Lipid moieties on lipoproteins of commensal and non-commensal staphylococci induce differential immune responses.
Lipoproteins (Lpp) of Gram-positive bacteria are major players in alerting our immune system. Here, we show that the TLR2 response induced by commensal species Staphylococcus aureus and Staphylococcus epidermidis is almost ten times lower than that induced by noncommensal Staphylococcus carnosus, and this is at least partially due to their different modifications of the Lpp lipid moieties. The N terminus of the lipid moiety is acylated with a long-chain fatty acid (C17) in S. aureus and S. epidermidis, while it is acylated with a short-chain fatty acid (C2) in S. carnosus. The long-chain N-acylated Lpp, recognized by TLR2-TLR1 receptors, silences innate and adaptive immune responses, while the short-chain N-acetylated Lpp, recognized by TLR2-TLR6 receptors, boosts it.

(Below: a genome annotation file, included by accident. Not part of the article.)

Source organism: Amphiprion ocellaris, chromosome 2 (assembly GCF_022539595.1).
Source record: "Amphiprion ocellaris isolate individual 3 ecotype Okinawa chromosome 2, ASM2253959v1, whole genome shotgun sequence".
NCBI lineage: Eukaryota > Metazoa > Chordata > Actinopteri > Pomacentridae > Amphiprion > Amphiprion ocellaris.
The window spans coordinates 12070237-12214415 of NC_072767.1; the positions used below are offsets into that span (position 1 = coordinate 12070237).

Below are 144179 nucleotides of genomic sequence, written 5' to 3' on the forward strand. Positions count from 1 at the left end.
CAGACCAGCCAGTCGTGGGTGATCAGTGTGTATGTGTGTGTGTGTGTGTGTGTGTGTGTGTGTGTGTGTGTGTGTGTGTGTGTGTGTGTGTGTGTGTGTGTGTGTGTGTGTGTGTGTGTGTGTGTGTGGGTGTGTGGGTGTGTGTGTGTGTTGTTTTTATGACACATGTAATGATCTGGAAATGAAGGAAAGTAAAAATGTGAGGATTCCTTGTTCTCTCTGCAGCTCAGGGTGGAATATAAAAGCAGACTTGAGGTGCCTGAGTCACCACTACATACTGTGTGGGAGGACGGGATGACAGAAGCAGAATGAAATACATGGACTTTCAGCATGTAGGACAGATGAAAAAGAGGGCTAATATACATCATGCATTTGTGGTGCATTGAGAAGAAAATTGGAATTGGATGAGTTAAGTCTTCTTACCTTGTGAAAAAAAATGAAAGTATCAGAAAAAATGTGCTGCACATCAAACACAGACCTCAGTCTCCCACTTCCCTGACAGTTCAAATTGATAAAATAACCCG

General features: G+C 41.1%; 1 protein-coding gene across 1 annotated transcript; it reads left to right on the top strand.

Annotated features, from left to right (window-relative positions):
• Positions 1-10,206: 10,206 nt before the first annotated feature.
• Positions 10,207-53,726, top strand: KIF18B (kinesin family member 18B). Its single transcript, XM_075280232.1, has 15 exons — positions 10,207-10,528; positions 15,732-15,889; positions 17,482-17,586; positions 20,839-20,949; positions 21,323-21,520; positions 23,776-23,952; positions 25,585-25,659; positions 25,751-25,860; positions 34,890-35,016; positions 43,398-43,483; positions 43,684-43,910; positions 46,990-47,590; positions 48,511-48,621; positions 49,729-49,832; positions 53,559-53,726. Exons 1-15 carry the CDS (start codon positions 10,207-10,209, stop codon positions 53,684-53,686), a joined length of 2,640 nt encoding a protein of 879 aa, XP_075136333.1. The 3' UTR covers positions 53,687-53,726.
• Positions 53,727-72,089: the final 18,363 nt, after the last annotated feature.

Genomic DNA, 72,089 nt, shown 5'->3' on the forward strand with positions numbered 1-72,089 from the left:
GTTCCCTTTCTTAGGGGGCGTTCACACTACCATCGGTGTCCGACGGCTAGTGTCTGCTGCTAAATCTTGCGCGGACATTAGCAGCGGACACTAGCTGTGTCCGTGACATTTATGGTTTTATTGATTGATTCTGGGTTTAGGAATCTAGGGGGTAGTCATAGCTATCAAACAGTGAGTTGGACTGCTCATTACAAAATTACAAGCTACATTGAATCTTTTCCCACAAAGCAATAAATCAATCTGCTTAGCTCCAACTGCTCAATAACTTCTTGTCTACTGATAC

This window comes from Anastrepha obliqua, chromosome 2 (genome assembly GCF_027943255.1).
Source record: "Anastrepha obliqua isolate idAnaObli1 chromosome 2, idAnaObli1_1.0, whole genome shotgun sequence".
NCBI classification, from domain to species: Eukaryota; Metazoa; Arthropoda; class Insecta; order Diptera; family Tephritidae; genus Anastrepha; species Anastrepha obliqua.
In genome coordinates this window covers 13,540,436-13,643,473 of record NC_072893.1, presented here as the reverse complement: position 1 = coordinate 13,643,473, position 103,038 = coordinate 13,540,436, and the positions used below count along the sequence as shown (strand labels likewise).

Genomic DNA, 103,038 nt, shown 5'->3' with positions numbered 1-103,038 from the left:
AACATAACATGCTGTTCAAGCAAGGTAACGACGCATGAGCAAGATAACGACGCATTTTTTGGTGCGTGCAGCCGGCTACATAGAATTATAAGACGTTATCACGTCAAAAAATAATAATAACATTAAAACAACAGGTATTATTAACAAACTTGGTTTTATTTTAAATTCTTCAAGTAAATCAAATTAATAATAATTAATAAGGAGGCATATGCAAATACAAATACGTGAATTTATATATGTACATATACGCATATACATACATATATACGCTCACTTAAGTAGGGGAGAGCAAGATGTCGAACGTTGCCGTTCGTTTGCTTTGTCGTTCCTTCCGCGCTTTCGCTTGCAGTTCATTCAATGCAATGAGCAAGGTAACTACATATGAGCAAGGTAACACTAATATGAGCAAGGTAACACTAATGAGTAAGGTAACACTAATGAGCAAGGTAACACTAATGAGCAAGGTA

|Authors:||Nguyen MT, Uebele J, Kumari N, Nakayama H, Peter L, Ticha O, Woischnig AK, Schmaler M, Khanna N, Dohmae N, Lee BL, Bekeredjian-Ding I, Götz F.|
|Journal:||Nat Commun. 2017 Dec 21;8(1):2246|
|PubMed:||Find in PubMed|